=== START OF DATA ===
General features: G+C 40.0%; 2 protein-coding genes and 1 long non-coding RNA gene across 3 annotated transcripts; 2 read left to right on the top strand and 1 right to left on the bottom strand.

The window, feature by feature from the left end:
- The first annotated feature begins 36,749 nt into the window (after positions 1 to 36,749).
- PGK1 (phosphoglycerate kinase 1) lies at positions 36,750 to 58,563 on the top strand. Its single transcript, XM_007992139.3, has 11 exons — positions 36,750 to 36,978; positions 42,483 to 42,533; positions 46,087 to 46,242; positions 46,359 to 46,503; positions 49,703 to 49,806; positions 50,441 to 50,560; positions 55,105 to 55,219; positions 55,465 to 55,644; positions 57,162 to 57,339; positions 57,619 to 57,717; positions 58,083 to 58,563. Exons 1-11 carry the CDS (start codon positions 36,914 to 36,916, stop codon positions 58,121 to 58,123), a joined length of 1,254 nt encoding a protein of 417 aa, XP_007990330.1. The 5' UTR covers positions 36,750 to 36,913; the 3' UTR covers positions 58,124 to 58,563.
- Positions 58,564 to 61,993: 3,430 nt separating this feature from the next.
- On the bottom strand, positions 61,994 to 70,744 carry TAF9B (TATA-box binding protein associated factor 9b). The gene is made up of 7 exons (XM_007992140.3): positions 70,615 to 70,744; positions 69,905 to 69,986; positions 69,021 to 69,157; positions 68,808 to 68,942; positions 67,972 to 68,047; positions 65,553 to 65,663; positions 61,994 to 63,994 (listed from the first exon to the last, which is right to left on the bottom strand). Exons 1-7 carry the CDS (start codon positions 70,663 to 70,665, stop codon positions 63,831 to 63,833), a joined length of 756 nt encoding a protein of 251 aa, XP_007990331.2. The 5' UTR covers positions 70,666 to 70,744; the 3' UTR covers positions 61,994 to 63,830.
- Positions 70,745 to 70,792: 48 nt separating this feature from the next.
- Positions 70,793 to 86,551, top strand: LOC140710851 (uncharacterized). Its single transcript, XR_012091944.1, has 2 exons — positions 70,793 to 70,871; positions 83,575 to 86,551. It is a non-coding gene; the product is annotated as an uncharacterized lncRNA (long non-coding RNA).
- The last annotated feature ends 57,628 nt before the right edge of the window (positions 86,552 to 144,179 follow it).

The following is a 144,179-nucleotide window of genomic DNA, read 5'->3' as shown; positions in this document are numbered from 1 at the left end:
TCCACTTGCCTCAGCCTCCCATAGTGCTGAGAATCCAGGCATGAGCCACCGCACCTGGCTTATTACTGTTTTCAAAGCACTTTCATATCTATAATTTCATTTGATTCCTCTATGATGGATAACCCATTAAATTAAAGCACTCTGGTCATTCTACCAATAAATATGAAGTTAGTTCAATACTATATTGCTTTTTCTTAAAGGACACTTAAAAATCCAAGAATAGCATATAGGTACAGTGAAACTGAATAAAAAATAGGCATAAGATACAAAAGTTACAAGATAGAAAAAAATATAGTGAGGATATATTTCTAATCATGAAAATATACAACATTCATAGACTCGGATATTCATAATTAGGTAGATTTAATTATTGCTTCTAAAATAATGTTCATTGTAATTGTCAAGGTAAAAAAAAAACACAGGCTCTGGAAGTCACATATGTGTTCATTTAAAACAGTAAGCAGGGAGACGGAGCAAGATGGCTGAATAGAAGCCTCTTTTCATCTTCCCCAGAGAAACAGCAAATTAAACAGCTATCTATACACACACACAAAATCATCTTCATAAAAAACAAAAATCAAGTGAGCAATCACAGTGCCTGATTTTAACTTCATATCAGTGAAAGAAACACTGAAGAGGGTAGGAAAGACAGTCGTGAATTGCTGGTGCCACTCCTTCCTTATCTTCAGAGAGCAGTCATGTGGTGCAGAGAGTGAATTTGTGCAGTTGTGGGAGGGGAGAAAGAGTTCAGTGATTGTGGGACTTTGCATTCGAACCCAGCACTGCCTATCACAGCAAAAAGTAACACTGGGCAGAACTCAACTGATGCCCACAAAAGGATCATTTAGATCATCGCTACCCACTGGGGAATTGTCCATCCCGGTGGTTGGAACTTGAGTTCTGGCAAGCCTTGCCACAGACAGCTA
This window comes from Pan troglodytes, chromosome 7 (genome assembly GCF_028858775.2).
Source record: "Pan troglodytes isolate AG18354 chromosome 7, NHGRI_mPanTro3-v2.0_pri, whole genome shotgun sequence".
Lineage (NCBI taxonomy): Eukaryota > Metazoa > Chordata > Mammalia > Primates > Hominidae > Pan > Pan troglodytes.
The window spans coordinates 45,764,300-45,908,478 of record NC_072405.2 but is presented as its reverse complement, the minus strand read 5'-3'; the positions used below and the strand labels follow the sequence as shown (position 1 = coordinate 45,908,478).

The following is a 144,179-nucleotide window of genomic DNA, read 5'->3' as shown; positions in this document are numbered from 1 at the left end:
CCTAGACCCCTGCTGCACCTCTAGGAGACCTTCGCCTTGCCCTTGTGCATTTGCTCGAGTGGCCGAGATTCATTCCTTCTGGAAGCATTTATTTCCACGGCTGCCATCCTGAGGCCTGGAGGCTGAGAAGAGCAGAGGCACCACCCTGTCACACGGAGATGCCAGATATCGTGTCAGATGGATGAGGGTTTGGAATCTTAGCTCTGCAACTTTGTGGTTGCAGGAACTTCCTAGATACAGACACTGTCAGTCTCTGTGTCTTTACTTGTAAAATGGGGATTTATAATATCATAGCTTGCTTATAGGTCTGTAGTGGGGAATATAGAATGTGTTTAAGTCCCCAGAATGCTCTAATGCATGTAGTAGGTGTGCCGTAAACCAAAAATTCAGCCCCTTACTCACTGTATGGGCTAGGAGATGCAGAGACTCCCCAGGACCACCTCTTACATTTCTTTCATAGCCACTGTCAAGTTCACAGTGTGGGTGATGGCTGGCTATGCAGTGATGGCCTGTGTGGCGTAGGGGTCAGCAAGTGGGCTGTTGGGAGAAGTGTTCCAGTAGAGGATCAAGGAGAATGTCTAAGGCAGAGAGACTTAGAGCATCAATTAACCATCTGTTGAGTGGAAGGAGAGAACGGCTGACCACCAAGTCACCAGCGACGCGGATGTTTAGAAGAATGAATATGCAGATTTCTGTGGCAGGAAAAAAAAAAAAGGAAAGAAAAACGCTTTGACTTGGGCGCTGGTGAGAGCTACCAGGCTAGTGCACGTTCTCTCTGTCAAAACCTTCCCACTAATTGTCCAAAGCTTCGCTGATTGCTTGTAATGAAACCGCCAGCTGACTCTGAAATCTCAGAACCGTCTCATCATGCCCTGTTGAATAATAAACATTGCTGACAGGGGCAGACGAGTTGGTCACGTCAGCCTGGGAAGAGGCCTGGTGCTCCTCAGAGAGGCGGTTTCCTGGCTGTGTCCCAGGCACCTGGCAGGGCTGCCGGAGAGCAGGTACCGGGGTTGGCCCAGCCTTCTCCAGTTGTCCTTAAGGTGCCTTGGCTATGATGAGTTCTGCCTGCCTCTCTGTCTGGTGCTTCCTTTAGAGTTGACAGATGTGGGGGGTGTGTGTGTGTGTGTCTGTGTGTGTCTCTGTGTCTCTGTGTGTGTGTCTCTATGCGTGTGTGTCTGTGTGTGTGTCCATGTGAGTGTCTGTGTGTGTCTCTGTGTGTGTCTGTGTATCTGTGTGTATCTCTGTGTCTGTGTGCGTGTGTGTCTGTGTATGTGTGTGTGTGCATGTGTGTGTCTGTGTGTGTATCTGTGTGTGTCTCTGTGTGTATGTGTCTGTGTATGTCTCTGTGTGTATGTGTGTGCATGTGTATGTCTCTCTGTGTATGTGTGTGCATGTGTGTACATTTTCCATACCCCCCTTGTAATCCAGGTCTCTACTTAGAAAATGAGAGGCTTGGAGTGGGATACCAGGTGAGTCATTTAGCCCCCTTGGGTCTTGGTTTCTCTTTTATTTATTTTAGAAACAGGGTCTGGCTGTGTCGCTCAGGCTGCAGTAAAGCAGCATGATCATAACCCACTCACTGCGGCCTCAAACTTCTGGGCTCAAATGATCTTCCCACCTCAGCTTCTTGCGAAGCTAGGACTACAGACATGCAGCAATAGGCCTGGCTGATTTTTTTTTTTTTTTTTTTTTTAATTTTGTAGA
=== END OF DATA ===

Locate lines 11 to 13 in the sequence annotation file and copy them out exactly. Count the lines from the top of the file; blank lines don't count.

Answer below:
TCCACTTGCCTCAGCCTCCCATAGTGCTGAGAATCCAGGCATGAGCCACCGCACCTGGCTTATTACTGTTTTCAAAGCACTTTCATATCTATAATTTCATTTGATTCCTCTATGATGGATAACCCATTAAATTAAAGCACTCTGGTCATTCTACCAATAAATATGAAGTTAGTTCAATACTATATTGCTTTTTCTTAAAGGACACTTAAAAATCCAAGAATAGCATATAGGTACAGTGAAACTGAATAAAAAATAGGCATAAGATACAAAAGTTACAAGATAGAAAAAAATATAGTGAGGATATATTTCTAATCATGAAAATATACAACATTCATAGACTCGGATATTCATAATTAGGTAGATTTAATTATTGCTTCTAAAATAATGTTCATTGTAATTGTCAAGGTAAAAAAAAAACACAGGCTCTGGAAGTCACATATGTGTTCATTTAAAACAGTAAGCAGGGAGACGGAGCAAGATGGCTGAATAGAAGCCTCTTTTCATCTTCCCCAGAGAAACAGCAAATTAAACAGCTATCTATACACACACACAAAATCATCTTCATAAAAAACAAAAATCAAGTGAGCAATCACAGTGCCTGATTTTAACTTCATATCAGTGAAAGAAACACTGAAGAGGGTAGGAAAGACAGTCGTGAATTGCTGGTGCCACTCCTTCCTTATCTTCAGAGAGCAGTCATGTGGTGCAGAGAGTGAATTTGTGCAGTTGTGGGAGGGGAGAAAGAGTTCAGTGATTGTGGGACTTTGCATTCGAACCCAGCACTGCCTATCACAGCAAAAAGTAACACTGGGCAGAACTCAACTGATGCCCACAAAAGGATCATTTAGATCATCGCTACCCACTGGGGAATTGTCCATCCCGGTGGTTGGAACTTGAGTTCTGGCAAGCCTTGCCACAGACAGCTA
This window comes from Pan troglodytes, chromosome 7 (genome assembly GCF_028858775.2).
Source record: "Pan troglodytes isolate AG18354 chromosome 7, NHGRI_mPanTro3-v2.0_pri, whole genome shotgun sequence".